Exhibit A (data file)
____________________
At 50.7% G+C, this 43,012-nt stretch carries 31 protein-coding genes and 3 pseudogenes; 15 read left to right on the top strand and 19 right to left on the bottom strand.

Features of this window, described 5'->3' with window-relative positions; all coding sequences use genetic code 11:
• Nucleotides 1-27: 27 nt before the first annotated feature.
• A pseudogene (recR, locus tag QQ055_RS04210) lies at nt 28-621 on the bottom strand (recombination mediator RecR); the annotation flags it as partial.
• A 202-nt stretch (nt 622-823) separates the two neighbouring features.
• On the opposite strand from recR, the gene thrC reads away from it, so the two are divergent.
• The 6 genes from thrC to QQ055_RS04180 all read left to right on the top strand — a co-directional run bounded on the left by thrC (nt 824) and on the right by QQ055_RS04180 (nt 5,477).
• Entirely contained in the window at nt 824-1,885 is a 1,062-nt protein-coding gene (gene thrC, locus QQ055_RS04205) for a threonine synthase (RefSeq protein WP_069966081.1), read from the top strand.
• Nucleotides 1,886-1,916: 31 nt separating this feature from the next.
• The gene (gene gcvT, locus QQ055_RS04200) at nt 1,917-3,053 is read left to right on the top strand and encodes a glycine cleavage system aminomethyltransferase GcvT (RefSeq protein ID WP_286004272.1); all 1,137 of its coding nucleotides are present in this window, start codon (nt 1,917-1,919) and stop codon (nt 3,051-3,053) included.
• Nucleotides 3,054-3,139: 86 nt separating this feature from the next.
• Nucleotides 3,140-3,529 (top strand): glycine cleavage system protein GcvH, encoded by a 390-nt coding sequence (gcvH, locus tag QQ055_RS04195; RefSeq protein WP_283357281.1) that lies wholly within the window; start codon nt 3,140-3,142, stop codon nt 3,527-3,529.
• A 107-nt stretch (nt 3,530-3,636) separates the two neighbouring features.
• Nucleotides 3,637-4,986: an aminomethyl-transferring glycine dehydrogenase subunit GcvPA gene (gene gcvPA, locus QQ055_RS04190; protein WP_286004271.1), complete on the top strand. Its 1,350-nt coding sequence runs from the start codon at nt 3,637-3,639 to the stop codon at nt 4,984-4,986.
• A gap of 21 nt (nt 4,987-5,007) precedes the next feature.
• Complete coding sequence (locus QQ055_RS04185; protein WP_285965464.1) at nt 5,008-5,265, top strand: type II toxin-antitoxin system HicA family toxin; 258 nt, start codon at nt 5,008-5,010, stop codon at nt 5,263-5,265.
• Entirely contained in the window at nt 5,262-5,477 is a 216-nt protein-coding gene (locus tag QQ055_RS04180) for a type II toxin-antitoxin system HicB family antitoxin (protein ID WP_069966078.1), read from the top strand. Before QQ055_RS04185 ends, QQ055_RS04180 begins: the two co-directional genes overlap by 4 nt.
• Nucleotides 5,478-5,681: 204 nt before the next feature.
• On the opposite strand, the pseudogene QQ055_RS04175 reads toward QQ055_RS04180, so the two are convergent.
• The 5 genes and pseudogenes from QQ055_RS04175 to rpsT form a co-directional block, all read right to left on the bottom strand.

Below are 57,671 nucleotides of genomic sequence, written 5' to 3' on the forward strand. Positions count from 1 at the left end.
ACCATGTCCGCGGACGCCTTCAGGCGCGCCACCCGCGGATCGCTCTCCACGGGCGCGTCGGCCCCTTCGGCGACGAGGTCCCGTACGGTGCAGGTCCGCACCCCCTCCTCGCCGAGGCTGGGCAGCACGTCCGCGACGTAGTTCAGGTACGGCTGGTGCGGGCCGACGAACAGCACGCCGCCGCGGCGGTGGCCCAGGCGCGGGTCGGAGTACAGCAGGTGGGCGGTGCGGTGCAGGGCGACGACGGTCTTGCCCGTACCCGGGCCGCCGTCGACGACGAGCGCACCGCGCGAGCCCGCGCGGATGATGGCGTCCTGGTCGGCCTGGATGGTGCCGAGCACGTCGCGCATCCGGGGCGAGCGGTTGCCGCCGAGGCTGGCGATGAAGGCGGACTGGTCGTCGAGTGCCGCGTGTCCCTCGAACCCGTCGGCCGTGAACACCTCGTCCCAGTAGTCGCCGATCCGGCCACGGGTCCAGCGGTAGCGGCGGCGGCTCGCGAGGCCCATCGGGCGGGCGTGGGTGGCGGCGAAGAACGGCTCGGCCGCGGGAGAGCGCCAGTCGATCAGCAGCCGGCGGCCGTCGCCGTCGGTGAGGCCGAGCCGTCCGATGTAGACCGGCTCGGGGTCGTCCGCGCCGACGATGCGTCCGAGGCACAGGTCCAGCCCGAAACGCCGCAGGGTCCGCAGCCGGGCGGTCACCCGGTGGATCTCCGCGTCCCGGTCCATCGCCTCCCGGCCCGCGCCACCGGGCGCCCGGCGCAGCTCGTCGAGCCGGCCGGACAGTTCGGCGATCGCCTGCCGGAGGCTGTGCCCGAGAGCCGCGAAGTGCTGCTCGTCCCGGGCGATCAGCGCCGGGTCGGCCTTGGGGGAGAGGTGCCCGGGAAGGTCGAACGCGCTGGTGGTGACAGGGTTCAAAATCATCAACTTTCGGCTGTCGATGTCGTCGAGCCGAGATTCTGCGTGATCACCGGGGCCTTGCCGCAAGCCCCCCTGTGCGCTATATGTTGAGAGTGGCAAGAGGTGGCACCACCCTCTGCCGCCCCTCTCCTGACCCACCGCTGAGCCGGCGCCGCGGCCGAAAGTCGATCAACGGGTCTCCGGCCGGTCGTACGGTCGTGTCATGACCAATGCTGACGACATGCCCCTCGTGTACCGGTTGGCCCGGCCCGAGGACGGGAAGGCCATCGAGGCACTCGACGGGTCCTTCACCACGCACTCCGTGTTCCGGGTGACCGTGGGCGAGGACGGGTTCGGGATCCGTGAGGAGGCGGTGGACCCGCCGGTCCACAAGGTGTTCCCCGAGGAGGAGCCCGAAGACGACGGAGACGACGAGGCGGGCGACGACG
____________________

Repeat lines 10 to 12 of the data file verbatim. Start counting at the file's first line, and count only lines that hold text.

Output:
• The gene (gene gcvT, locus QQ055_RS04200) at nt 1,917-3,053 is read left to right on the top strand and encodes a glycine cleavage system aminomethyltransferase GcvT (RefSeq protein ID WP_286004272.1); all 1,137 of its coding nucleotides are present in this window, start codon (nt 1,917-1,919) and stop codon (nt 3,051-3,053) included.
• Nucleotides 3,054-3,139: 86 nt separating this feature from the next.
• Nucleotides 3,140-3,529 (top strand): glycine cleavage system protein GcvH, encoded by a 390-nt coding sequence (gcvH, locus tag QQ055_RS04195; RefSeq protein WP_283357281.1) that lies wholly within the window; start codon nt 3,140-3,142, stop codon nt 3,527-3,529.